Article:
In-Class Writing Assignment #1:(1)
Get into groups of three. One of you in the group should think of someone, perhaps a family relation or a close friend, with whom you need to be a little bit insincere when you interact – perhaps to protect yourself from his or her criticism, or perhaps to avoid being subjected to one of his or her favorite diatribes – and to whom you need to convey some information (this scene could have already happened, or it could be a scene that will play out later concerning something you need to tell them in the future). Explain the situation in which you have been or will be insincere to the other two group members. Remember, as the three of you discuss it, that being insincere isn’t the same as either being emotionally detached nor as lying: when one is insincere, something true is stated but how the speaker really feels about it is hidden. Together as a group write a one-paragraph email to that person, insincerely conveying whatever information you need to get across; let your classmates help you come up with the best way to say something insincerely to this person. Now, all three of you together, revise that paragraph to make it sincere. Pick out one sentence, written in two versions, sincere and insincere, to show to the class.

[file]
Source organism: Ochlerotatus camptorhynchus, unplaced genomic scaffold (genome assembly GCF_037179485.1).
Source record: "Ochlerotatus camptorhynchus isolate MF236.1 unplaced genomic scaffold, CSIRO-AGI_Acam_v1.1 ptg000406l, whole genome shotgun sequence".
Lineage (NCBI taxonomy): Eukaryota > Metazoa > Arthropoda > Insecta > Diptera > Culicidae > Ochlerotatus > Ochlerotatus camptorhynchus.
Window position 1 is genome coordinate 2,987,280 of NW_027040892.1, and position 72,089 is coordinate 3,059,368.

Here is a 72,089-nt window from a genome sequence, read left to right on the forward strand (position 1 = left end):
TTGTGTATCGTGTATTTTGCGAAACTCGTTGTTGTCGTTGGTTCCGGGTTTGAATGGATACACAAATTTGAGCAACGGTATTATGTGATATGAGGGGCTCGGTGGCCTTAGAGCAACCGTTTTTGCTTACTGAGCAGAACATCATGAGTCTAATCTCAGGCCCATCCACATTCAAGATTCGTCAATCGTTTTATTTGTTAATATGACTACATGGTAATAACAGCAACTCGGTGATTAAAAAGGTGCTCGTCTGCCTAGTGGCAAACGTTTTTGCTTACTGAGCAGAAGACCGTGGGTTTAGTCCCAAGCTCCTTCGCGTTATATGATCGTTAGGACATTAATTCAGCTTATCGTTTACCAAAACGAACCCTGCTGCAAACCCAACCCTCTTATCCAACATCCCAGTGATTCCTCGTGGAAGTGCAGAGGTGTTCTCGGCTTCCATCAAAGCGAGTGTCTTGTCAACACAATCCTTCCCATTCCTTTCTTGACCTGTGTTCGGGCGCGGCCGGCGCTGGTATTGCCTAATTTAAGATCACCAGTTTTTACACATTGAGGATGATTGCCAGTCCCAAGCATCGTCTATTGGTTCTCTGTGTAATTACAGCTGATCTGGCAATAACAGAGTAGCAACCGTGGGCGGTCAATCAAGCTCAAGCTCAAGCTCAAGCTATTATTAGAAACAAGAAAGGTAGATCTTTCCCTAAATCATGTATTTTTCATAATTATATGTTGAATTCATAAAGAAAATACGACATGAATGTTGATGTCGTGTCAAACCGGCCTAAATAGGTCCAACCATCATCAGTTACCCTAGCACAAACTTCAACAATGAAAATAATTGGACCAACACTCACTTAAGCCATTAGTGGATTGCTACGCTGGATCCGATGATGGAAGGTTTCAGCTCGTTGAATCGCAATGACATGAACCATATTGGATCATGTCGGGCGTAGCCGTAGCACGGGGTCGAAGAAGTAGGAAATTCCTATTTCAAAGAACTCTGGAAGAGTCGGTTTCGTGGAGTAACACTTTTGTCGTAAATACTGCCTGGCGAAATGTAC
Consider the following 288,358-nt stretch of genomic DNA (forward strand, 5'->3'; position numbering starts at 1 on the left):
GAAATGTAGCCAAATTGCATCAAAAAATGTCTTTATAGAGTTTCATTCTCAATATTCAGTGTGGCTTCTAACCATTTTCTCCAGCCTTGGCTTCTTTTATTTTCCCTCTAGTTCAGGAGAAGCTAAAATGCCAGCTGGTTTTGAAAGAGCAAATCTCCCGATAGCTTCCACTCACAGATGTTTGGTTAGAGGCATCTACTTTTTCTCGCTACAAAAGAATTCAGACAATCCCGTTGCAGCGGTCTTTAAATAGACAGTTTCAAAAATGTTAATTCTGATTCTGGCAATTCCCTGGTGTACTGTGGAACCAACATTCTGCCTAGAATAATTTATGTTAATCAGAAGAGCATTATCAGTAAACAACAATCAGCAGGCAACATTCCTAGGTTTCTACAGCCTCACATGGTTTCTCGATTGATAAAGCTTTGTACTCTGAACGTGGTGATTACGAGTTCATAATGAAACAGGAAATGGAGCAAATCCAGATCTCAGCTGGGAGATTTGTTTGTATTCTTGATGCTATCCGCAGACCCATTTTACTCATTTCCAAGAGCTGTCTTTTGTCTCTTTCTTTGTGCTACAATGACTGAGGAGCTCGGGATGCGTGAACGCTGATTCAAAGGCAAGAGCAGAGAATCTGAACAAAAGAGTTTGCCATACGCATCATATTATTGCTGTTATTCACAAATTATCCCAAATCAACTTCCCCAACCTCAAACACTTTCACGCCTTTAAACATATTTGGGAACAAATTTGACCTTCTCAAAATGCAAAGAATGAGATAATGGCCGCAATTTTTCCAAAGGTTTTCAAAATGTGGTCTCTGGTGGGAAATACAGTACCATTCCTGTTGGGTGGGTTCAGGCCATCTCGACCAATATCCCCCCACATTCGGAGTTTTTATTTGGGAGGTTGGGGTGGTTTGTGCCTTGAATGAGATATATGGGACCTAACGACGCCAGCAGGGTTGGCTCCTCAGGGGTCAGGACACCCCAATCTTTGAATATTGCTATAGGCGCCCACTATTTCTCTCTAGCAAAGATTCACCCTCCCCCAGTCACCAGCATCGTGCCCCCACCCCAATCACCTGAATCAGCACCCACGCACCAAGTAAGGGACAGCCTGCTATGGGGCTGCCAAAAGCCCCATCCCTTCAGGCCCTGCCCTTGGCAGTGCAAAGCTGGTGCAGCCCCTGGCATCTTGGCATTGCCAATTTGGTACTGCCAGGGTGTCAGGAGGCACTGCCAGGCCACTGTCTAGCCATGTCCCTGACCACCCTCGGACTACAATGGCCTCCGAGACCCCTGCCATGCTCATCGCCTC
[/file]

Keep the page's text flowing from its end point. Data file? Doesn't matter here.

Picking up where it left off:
As you read through Edward Tufte's The Cognitive Style of PowerPoint, define the following terms:
low versus high spatial resolution
architecture of thought
high resolution method of data transmission
hierarchy / bureacracy / hegemony
thin data density
What single term is unstated in Tufte's essay that might be considered central to his point, given that he continuously compares the quality of information typically conveyed in PowerPoint presentations to the quality of information produced by newspaper Pravda, an organ for distribution of communist-controlled news in Soviet Russia from the communist revolution on through to the end of the Cold War (between 1918 and 1991)?
As you read through the essays in the book Eloquent Images (edited by Mary E. Hocks and Michelle R. Kendrick) that is on reserve at King library (P93.5 .E56 2003), answer the following question: in what ways are images "eloquent"? That is, how do they speak to us in ways that text (or text alone) cannot?